Whilst not quite as badly maligned as snakes, spiders also tend to take the rap for many things they don’t do.
So in order to try and help their cause a bit, and hopefully provide HO’s with some useful facts, Astri Leroy has kindly given us permission to serialize her updated publication “ARE SPIDERS DANGEROUS” which we will do over the next four weeks.
But first – who is Astri Leroy?
Her Linkedin profile is long enough to post as an article on its own, so here are just a few snippets from it.
- Started The Spider Club of Southern Africa in 1975 with 5 other individuals and currently Chairman. Since then have been a major mover in the club which attempts to bridge the gap between hobbyists, amateurs and the professional scientists.
- Wrote “Spiderwatch in Southern Africa” which was revised and updated to be published as “Spiders of Southern Africa”. These books were illustrated by my husband John Leroy’s photographs. Both were published by Struik and the latter is now available as an e-book.
- Co-authored several scientific papers on spider behaviour and checklists of spiders for some of the S.A National Parks.
- Compiled a checklist of the arachnids at the Walter Sisulu National Botanical Garden.
- Member of The International Society of Arachnolgy, The American Arachnological Society, British Arachnological Society and of a founder member of AFRAS the African Arachnological Society.
- Specialties: Citizen Scientist in Arachnology, specializing in spiders (Araneae).
PLEASE NOTE: All photographs in the booklet are copyright John Leroy.
So without any further ado
ARE SPIDERS DANGEROUS?
By Astri Leroy
with help from Prof Gert Muller
Spiders are small land-based predators with 8 jointed legs, external skeletons, two main body parts, simple eyes, no wings or antennae. They lay eggs but do not metamorphose. All spiders produce silk and many build beautiful webs.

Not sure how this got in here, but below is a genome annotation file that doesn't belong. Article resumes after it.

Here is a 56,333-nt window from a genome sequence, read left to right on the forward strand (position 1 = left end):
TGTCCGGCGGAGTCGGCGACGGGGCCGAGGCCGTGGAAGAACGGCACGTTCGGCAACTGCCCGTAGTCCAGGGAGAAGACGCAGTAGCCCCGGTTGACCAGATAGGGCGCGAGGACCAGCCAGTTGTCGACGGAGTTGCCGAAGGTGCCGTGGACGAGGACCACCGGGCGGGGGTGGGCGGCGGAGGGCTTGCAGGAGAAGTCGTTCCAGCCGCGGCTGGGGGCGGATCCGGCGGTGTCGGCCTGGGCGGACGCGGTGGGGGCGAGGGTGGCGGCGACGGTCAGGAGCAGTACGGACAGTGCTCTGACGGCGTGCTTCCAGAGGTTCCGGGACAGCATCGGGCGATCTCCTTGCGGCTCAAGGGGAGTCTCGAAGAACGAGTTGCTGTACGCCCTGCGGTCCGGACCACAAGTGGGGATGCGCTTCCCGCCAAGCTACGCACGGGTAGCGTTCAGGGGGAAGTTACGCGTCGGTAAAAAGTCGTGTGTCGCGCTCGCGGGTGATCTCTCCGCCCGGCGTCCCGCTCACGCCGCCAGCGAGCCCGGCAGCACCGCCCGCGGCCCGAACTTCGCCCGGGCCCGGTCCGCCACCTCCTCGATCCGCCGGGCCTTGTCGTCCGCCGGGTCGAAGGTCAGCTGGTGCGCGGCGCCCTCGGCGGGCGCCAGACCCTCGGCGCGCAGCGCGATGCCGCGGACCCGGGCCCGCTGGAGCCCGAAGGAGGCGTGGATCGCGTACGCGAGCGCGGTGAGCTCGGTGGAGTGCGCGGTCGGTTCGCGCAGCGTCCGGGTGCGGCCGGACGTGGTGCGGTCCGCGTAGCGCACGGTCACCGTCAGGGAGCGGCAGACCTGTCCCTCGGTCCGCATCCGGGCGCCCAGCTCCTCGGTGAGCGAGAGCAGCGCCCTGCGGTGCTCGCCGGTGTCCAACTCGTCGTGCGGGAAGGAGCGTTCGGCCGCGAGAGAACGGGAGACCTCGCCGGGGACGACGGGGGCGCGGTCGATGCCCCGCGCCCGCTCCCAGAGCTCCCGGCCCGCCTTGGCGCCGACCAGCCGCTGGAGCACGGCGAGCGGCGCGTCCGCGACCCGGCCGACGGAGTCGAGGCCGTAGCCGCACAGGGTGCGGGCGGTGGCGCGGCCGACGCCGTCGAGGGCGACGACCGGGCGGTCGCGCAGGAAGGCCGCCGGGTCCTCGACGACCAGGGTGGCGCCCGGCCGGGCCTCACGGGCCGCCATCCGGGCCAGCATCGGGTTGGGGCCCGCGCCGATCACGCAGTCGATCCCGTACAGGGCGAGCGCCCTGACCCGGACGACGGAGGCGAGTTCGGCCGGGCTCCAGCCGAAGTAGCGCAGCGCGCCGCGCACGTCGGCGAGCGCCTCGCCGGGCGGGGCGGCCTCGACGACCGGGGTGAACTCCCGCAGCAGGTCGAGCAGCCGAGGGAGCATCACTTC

They are probably the most abundant land-based predators and although insects are the primary prey, some can catch small birds, mammals, reptiles, amphibians and even fish.
Southern Africa with its varied topography, vegetation types and habitats from deserts to forests, mountains to wide grassy plains, man-altered landscapes and wilderness areas – has a huge number and diversity of these little predators. They range in size from the comparatively gigantic baboon spiders or “African Tarantulas” to adult spiders with body length of less than a millimetre. The majority are modest-sized, inoffensive and keep to themselves. There’s at least one and probably more not very far from you now. Don’t run away spiders are not aggressive- they’re not out to get you. So the answer to “Are spiders dangerous?” is generally “No”.
All spiders produce venom, except members of one small family, the Uloboridae. Spider venom is a mixture of saliva, venom and digestive fluids, used to subdue, kill and digest their prey – usually invertebrates. In general it has little effect on large mammals, including people. A bite may hurt at first, can itch for several days but if left to subside without being scratched will disappear with no lasting ill effects. Venom does not persist in the body and the effects of a bite will not recur later. Spiders will only bite if squashed against our skin – they don’t even bite in self-defence as some larger creatures do. They do not make a living from sucking our blood and are not vectors of any human diseases. They cannot lay eggs under our skin and won’t make nests in our hair. In fact they will avoid contact with big, dangerous creatures like us at all costs. This means that spider bites are uncommon and the effect venom of most spiders on humans is unknown because they simply don’t and often cannot bite us.
There are however a very small number of species in only three of the 71 families of spiders that occur in South Africa that DO have venom of medical significance and these are the spiders shown in this booklet. (We have more than 2200 species of spiders in South Africa).
Next week – SPIDERS WITH MEDICALLY SIGNIFICANT VENOM – Button or Widow spiders